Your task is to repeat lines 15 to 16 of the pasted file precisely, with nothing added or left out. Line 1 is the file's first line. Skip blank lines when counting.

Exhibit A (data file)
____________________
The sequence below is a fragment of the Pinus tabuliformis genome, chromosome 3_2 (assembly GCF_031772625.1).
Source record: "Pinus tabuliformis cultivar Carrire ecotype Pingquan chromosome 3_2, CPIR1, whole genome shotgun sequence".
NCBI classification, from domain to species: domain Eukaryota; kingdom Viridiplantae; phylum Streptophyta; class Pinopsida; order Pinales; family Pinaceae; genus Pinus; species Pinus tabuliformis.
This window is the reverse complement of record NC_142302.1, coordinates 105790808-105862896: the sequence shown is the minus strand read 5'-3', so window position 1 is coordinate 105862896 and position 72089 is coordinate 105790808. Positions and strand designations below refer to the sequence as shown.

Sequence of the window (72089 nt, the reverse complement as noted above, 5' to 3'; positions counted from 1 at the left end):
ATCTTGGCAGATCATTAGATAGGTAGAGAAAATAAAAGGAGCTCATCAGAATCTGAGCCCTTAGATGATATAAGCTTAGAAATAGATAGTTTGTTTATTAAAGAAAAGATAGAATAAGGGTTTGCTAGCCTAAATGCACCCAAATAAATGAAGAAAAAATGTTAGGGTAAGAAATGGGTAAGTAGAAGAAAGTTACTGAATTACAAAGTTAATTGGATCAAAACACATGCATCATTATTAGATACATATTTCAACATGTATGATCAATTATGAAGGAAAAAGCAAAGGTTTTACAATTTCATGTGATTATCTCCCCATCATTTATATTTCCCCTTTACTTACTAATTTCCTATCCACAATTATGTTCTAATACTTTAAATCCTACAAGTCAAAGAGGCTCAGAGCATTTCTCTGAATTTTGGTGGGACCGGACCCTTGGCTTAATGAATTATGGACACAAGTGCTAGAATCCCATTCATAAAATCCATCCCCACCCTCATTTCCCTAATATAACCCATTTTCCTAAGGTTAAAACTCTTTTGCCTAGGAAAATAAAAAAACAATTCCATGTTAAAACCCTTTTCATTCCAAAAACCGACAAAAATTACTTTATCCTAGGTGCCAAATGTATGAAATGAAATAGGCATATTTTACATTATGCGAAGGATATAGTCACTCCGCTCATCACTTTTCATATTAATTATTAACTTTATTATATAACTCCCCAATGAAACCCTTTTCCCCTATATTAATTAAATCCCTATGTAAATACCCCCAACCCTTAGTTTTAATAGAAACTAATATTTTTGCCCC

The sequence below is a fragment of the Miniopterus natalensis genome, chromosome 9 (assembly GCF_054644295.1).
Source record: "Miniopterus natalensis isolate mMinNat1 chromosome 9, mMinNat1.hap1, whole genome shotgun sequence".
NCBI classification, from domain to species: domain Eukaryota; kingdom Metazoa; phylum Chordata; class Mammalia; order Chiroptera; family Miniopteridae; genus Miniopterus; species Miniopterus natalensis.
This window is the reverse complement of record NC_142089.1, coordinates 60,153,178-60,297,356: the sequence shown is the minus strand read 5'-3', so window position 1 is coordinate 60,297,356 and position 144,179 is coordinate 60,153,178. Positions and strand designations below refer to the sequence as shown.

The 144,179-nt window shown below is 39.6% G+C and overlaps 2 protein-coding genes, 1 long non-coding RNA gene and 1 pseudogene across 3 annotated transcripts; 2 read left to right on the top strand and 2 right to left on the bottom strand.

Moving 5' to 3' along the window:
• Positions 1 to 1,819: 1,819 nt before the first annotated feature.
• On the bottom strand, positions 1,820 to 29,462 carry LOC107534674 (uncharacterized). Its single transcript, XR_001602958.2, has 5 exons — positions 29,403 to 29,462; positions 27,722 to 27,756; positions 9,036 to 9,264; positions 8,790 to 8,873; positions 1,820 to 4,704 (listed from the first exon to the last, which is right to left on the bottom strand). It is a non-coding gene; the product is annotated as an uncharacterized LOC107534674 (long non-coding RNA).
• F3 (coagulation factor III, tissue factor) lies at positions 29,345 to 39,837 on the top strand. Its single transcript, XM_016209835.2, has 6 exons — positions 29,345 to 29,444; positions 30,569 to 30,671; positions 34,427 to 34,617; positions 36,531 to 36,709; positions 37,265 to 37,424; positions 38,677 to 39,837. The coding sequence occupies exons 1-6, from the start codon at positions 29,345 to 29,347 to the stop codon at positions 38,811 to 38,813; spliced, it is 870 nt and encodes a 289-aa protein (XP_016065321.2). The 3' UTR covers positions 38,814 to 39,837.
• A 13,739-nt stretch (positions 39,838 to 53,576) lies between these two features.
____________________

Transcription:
• F3 (coagulation factor III, tissue factor) lies at positions 29,345 to 39,837 on the top strand. Its single transcript, XM_016209835.2, has 6 exons — positions 29,345 to 29,444; positions 30,569 to 30,671; positions 34,427 to 34,617; positions 36,531 to 36,709; positions 37,265 to 37,424; positions 38,677 to 39,837. The coding sequence occupies exons 1-6, from the start codon at positions 29,345 to 29,347 to the stop codon at positions 38,811 to 38,813; spliced, it is 870 nt and encodes a 289-aa protein (XP_016065321.2). The 3' UTR covers positions 38,814 to 39,837.
• A 13,739-nt stretch (positions 39,838 to 53,576) lies between these two features.